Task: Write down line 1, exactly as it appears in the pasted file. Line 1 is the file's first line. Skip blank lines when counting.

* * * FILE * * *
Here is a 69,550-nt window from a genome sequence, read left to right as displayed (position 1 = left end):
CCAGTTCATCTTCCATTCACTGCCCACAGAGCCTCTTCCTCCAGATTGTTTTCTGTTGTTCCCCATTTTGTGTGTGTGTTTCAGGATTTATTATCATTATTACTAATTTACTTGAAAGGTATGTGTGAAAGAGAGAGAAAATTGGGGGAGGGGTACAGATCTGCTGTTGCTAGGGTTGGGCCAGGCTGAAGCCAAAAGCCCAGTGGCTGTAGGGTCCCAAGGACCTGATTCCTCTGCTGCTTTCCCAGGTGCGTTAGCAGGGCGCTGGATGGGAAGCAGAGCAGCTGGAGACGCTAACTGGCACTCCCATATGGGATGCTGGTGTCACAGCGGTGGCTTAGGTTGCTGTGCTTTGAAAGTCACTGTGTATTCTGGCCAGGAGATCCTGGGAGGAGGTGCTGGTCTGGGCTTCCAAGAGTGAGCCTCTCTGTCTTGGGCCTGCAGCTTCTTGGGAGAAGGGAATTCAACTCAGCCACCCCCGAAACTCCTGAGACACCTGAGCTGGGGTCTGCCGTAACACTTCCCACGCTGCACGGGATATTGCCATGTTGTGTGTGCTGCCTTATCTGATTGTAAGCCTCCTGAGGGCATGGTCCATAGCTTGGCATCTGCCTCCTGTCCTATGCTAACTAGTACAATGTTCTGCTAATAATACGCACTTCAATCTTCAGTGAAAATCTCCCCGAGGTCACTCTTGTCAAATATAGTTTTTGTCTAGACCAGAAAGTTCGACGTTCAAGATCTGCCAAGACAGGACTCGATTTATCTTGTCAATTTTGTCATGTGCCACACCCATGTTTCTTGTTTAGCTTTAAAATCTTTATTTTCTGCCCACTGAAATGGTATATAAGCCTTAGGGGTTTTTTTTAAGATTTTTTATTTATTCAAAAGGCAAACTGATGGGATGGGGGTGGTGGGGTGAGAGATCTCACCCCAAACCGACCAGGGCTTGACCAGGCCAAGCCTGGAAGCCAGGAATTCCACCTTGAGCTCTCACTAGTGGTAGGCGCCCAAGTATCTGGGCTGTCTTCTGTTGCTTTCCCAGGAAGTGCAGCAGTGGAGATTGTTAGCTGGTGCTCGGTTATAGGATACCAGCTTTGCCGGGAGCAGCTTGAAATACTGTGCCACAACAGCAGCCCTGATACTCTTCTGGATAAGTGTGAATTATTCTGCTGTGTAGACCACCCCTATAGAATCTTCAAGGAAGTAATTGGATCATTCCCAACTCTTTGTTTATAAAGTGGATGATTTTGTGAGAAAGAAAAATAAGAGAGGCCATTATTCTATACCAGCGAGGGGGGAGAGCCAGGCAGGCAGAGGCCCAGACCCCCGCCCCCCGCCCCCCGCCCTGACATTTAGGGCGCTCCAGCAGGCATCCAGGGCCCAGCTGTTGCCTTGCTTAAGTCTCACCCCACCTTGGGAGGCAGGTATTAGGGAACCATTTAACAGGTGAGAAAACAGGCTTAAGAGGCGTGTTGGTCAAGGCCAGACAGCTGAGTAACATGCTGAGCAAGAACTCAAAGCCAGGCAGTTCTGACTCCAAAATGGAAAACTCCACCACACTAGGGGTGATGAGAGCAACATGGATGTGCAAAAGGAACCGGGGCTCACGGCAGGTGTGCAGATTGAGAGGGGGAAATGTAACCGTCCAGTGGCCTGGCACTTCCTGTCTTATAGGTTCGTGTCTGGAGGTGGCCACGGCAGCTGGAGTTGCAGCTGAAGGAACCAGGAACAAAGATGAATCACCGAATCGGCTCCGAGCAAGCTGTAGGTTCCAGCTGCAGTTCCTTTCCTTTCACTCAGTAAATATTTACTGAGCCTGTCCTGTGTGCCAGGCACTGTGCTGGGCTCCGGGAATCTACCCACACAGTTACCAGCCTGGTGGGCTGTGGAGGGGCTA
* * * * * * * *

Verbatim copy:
Here is a 69,550-nt window from a genome sequence, read left to right as displayed (position 1 = left end):